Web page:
Food Processors Respond to Consumer Demand for Healthier Oils

Food Processors Respond to Consumer Demand for Healthier Oils

February 18, 2015

Article Sponsored by Dow AgroSciences

When it comes to selecting the best fat for their packaged food, food processors have a difficult job. There are many different variables to take into consideration, including flavor, functionality, nutrition, cost and supply. 

As part of a cross-functional team, retail RDs are often expected to contribute their nutritional expertise to department directors and category managers who make purchasing decisions for the various departments across the store, including the bakery and the prepared foods section. A robust understanding of how food processors select fats and oils will better equip retail RDs to make evidence-based product and ingredient recommendations. 

Oil Performance Matters
Although partially hydrogenated oils are very functional, they do not deliver the nutrition profile consumers are looking for. And in light of the Food and Drug Administration’s proposal to remove the GRAS status for PHOs, many processors are looking to new innovations to meet their functional needs. For challenging applications like baking mixes, icings and popcorn, processors often blend a hard fat like palm oil with a high oleic oil to deliver the functionality the product needs without significantly interfering with the nutrition. Shelf life is another important factor to consider. Oils that are naturally stable (like high oleic canola oil) often reduce the needs for antioxidants such as tertiary butyl hydroquinone (TBHQ) to keep them fresh, which also provides an opportunity for a cleaner label. 

Taste Makes a Difference
Taste is another factor food processors consider. For a neutral taste, packaging companies will often turn to canola oil or soybean oil. Canola oil is higher in monounsaturated fats (omega-9), which help with the stability of certain products, while soybean oil is higher in polyunsaturated fats (omega-3 and -6). For a more distinct flavor, some processors will opt for olive oil, corn oil, grapeseed oil or sunflower oil.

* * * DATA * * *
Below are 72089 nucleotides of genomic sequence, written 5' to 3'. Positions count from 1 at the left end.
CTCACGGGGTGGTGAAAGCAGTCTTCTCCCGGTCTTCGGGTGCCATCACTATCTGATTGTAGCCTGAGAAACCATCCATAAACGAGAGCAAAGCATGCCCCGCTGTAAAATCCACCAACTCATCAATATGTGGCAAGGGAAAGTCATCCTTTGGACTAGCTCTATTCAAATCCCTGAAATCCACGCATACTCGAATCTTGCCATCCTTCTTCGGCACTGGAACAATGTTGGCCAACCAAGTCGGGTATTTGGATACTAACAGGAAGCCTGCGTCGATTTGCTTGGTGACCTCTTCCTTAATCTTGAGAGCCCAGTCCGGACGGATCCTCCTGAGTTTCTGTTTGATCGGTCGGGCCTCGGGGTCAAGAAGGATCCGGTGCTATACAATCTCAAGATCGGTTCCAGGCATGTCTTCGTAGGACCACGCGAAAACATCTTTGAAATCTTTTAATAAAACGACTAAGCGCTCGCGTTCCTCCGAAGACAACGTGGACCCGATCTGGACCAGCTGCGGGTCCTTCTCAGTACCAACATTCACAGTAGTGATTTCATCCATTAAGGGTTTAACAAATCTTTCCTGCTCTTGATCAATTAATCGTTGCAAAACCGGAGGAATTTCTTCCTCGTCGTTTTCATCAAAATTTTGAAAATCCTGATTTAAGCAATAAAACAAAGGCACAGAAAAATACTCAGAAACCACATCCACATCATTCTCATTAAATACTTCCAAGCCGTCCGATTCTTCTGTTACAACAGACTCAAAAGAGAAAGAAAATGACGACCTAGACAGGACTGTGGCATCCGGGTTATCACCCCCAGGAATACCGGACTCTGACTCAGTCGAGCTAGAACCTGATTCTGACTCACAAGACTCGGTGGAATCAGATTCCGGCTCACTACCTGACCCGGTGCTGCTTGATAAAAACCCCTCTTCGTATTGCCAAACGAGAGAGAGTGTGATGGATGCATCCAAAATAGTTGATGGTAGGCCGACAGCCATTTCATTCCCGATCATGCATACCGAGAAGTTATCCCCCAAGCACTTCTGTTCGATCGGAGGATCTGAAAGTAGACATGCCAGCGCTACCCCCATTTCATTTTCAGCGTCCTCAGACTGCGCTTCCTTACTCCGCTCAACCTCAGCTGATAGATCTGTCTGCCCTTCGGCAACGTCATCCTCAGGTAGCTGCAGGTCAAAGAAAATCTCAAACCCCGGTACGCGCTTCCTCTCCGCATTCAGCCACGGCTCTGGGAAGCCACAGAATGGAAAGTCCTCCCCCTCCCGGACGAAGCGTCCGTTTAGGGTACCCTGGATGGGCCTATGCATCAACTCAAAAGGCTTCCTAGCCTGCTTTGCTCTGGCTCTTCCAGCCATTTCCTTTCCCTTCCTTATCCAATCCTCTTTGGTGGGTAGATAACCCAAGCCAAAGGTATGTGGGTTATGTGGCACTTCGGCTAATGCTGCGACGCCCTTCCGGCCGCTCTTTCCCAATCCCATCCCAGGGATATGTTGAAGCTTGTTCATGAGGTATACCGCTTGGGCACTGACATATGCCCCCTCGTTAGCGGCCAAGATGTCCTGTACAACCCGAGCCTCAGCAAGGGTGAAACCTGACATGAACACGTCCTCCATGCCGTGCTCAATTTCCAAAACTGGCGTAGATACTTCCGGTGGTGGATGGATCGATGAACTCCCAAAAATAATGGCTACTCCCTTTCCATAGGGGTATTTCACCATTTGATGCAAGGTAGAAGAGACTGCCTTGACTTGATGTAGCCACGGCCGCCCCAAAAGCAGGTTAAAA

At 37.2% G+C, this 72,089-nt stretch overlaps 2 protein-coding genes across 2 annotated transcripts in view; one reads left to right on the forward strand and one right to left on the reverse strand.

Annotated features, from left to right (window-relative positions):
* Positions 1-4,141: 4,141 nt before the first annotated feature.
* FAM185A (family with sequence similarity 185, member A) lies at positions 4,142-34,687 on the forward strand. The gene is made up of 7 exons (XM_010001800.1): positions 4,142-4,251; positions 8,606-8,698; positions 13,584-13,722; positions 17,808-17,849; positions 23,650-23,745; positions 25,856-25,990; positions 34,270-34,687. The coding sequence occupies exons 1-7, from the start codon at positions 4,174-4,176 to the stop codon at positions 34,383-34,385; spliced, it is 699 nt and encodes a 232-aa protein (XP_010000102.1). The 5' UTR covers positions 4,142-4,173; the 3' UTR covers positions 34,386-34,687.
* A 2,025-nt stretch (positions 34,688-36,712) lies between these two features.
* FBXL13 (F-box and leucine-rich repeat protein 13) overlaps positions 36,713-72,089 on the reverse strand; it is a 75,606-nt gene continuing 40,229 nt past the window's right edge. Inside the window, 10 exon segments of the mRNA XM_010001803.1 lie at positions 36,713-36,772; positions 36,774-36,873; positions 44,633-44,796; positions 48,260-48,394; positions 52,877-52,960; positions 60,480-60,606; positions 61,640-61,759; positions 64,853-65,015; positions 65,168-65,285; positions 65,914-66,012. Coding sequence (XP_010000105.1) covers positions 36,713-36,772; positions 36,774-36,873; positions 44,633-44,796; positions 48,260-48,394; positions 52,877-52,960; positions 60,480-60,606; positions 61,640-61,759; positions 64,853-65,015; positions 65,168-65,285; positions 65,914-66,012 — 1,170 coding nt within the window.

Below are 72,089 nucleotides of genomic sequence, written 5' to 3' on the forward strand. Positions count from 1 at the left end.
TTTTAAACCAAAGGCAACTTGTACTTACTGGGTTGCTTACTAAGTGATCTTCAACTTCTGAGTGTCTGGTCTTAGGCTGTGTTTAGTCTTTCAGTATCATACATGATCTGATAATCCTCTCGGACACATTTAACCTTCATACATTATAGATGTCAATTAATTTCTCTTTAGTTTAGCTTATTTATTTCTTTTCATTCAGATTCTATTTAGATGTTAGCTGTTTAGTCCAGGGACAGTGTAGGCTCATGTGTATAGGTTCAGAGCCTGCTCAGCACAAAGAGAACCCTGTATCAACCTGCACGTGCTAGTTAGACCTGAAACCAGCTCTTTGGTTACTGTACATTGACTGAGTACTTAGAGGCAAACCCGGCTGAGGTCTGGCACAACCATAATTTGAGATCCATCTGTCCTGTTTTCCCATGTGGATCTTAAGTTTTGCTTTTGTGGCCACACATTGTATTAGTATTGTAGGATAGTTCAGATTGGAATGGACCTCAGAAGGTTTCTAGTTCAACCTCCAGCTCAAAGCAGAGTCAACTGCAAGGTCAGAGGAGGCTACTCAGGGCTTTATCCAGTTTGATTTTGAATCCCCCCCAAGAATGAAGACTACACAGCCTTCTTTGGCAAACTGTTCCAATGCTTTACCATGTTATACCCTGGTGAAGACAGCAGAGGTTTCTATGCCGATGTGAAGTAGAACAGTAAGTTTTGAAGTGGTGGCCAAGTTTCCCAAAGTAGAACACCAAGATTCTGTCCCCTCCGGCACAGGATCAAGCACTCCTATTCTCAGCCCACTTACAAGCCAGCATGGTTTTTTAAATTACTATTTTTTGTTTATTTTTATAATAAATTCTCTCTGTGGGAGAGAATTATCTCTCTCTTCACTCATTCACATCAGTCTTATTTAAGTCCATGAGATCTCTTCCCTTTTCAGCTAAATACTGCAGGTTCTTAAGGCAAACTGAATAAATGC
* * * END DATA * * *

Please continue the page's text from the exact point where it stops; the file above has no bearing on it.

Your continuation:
Supply and Cost Can’t Be Ignored
When it comes to oil supply and cost, canola and soybean are dominant in North America. Sunflower and safflower oil are used frequently as well, although canola and soy have had the most stable prices over the last five years. Palm oil is derived from the fruit of a palm tree, which is primarily grown in Indonesia and Malaysia where there are sustainability issues to consider.  

Retail RDs Help Consumers Find Good Fats In Packaged Foods 
Considering more than half of the items in the grocery store are located in the center aisles, it is critical for retail dietitians to understand how packaged foods are created. Here are the top three tips for retail dietitians to give consumers about dietary fats when counseling in the supermarket:

  1. Look at the ingredients list first. If partially hydrogenated oils are used, that is a red flag. Consumers should look for healthier choices, such as canola oil. And if there are no preservatives like TBHQ, it’s likely that high oleic oil may be the main source of fat. 
  2. Aim for 22-55 grams of unsaturated fats daily. In an average 2000-calorie diet, the USDA recommends consuming 22-55 grams (10-25% of daily calories) of monounsaturated and polyunsaturated fats daily for maintaining heart health.
  3. Visit for more information. Good Fats 101 is loaded with the latest science on dietary fats, tools and handouts for dietitians and articles on hot topics. 

The FDA recently finalized menu labeling regulations, which will have a significant impact on retail RDs working in supermarkets where prepared foods are served. Although the center store is where most consumers need help locating good fats in the current environment, these regulations will create additional opportunities for dietitians to educate consumers on how to identify good fats throughout the whole store.